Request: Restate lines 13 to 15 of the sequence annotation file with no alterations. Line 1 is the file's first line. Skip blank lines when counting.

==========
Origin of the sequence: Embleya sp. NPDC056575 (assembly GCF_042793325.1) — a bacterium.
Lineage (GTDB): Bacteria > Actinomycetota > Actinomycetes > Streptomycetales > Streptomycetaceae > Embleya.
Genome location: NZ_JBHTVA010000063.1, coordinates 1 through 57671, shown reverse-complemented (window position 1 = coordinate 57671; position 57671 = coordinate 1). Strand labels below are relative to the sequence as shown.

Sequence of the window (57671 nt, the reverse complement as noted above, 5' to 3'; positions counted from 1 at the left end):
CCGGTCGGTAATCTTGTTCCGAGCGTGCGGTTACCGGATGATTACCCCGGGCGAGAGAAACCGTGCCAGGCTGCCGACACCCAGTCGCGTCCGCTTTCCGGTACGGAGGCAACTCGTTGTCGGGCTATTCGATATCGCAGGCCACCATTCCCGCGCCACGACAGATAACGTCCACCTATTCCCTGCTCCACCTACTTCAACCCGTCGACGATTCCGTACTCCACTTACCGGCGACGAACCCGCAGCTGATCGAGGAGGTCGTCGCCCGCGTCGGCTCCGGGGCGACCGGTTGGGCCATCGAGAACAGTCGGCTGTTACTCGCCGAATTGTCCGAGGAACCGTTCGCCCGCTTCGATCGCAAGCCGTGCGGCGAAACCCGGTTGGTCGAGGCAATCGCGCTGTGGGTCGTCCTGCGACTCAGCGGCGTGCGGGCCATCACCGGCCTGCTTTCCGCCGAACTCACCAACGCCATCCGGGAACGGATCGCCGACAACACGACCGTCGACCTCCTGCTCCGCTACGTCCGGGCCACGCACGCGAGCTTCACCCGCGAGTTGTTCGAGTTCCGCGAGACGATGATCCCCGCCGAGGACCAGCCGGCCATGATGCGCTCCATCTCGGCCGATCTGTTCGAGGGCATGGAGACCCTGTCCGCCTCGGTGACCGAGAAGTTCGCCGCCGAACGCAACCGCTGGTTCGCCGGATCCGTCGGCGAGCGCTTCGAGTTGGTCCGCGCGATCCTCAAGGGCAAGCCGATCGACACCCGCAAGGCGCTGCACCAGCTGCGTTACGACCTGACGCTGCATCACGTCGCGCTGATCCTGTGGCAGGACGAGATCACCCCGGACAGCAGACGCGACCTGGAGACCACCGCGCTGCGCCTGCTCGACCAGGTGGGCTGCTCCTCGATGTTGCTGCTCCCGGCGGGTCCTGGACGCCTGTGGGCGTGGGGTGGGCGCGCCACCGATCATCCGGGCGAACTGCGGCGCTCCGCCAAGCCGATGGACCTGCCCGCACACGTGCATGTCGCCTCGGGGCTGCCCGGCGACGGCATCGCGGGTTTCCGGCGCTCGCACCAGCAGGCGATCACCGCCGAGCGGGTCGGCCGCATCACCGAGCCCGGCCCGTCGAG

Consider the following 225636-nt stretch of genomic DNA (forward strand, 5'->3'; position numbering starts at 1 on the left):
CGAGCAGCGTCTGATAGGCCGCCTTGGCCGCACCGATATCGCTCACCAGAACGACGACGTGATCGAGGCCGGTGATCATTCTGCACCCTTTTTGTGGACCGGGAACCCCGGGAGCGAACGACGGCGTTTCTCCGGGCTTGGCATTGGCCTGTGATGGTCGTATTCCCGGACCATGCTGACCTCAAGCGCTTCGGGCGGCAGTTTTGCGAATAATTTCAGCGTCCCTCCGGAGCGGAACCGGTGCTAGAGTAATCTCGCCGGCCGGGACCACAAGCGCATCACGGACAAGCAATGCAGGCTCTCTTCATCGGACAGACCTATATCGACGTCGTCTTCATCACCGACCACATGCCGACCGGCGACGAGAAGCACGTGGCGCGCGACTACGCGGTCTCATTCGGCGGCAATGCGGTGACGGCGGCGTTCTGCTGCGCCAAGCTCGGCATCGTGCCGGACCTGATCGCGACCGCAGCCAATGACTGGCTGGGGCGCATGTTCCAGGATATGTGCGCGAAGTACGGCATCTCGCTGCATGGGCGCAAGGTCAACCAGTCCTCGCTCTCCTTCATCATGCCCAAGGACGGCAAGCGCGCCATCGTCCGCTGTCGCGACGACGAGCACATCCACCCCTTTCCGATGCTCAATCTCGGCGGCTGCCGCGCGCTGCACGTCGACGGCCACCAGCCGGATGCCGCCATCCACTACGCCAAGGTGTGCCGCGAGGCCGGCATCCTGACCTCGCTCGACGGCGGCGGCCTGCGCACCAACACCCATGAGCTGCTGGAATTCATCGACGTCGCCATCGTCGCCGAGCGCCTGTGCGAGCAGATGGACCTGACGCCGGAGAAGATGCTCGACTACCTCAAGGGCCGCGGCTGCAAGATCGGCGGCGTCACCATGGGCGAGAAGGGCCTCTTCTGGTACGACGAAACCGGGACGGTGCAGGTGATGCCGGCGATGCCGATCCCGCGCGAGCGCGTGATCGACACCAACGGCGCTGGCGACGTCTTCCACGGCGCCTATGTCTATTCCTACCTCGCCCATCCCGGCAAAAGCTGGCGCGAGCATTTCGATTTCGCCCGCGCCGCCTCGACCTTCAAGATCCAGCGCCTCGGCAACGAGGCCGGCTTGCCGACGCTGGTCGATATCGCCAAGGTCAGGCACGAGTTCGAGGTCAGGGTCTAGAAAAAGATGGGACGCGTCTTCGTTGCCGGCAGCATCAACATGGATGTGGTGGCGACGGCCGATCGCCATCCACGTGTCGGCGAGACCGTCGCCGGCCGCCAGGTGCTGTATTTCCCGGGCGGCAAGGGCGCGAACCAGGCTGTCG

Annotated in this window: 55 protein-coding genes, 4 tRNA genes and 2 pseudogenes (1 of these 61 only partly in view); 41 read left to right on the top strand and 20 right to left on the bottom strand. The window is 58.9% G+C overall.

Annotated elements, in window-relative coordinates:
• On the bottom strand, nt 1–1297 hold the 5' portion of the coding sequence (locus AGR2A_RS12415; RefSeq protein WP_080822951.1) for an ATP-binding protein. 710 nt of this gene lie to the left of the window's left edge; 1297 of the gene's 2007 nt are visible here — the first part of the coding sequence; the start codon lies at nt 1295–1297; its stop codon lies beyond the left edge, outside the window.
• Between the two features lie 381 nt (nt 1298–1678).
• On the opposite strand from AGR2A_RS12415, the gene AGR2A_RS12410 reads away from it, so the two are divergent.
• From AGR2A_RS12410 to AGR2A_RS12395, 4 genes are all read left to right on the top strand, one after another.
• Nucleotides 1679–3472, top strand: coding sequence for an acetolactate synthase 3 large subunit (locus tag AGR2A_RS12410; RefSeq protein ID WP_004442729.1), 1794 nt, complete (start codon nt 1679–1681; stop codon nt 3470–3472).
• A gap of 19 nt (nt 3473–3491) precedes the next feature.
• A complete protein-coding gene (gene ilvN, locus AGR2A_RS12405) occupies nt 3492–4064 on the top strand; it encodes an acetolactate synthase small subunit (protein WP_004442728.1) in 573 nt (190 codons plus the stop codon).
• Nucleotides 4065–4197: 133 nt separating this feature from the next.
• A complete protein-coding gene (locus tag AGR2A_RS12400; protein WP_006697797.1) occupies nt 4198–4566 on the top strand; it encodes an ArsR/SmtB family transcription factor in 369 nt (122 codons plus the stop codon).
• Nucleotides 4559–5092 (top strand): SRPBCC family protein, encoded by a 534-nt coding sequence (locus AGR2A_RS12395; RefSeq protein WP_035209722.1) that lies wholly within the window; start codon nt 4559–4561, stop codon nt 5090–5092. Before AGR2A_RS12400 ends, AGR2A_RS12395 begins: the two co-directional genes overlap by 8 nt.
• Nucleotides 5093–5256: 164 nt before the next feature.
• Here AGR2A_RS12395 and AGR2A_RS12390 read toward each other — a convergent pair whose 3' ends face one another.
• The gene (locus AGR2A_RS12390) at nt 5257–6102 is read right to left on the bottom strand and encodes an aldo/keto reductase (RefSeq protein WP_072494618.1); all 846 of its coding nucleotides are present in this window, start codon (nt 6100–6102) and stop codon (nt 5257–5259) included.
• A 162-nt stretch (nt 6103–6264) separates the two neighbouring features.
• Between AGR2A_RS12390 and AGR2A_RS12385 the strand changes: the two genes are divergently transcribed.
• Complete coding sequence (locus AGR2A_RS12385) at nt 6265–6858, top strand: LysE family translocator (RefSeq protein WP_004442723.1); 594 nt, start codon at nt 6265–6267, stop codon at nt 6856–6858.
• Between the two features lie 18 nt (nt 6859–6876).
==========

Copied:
• From AGR2A_RS12410 to AGR2A_RS12395, 4 genes are all read left to right on the top strand, one after another.
• Nucleotides 1679–3472, top strand: coding sequence for an acetolactate synthase 3 large subunit (locus tag AGR2A_RS12410; RefSeq protein ID WP_004442729.1), 1794 nt, complete (start codon nt 1679–1681; stop codon nt 3470–3472).
• A gap of 19 nt (nt 3473–3491) precedes the next feature.